Analysis by the National Obesity Observatory (external link) suggests that ethnicity may not be as strongly linked to obesity as deprivation because weight differences between ethnic groups may be linked to differences in body composition and other physical categories e.g. height (see footnote 6).
The London Health Observatory found that deprivation and ethnicity seem to have a stronger effect on obesity risk in Year 6 than in Reception. Attempts at tackling childhood obesity may therefore be more effective at an earlier rather than later stage, before factors related to deprivation and ethnic group become increasingly pronounced.
A short piece of research was undertaken in Haringey in 2007 which looked at the factors influencing childhood obesity which included access to fast food outlets. Figure 2 describes levels of obesity in relation to the distribution of fast food outlets. Obesity is higher in the east of the borough where there is also a higher concentration of fast food outlets. The Public Health Directorate recently worked with City University London to undertake a study focussing on selected secondary schools and fast food outlets. We wanted to hear the voices of local children and young people, and the key findings were that children’s intake of fast food and sugary soft drinks goes up when it is easily available and cheap This report is due to be published in September 2014.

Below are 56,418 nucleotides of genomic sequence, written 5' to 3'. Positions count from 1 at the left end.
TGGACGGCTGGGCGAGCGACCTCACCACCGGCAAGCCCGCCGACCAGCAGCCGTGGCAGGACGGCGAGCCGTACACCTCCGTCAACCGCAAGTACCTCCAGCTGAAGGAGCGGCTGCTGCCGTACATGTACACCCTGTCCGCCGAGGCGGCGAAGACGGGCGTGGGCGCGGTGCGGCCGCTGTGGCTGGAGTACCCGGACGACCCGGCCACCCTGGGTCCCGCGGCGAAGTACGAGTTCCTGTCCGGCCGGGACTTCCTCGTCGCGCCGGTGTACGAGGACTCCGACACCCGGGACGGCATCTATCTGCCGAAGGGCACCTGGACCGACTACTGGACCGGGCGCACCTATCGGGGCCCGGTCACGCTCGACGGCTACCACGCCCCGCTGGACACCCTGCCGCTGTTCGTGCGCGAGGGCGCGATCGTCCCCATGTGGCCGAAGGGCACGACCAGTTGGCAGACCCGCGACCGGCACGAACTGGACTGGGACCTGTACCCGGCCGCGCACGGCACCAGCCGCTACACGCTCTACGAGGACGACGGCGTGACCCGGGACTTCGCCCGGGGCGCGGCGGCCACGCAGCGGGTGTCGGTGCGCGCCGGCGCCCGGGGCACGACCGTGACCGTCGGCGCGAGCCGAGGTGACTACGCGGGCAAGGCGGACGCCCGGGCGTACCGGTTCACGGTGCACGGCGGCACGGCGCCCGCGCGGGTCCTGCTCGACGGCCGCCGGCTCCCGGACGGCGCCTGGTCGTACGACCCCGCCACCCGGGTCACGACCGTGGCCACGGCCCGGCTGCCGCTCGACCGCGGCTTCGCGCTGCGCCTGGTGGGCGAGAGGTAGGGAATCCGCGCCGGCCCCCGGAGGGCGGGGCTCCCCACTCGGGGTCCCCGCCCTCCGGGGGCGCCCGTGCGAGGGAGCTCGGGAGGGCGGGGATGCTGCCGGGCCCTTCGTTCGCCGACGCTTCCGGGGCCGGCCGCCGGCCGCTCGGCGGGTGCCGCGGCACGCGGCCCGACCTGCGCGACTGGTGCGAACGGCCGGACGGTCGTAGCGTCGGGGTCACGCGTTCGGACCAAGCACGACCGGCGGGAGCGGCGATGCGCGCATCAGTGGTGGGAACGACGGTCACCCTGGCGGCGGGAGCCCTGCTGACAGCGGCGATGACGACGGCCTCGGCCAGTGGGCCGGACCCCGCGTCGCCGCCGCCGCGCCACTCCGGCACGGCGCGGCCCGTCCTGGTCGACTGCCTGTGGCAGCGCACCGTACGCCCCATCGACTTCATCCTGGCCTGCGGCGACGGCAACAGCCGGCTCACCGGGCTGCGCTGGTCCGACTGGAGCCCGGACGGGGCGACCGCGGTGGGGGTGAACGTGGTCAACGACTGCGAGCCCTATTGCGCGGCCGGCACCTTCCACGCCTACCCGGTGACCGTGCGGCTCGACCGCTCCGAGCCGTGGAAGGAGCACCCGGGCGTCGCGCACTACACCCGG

For more information, please this 2014 Haringey presentation on Childhood Obesity (PDF:1.67MB)
Figure 2: Percentage of obese and overweight children in year 6 in 2011 with fast food outlets.
In the school year 2012/13, the NCMP showed that in Haringey, 10.2% of reception, and 23.4% of year 6 children were classed as obese.
22.7% of children in reception and 39.4% in year 6 were either overweight or obese.(see footnote 7) These numbers align with the national obesity trend, with prevalence considerably higher in year 6 children than amongst reception classes. Overweight and obesity rates in both reception year and year 6 have fluctuated considerably in Haringey from 2006 to 2013.
Figure 3: Trends in obesity and overweight prevalence in reception.
Source: Public Health England
There is no statistical difference in prevalence between Haringey and London.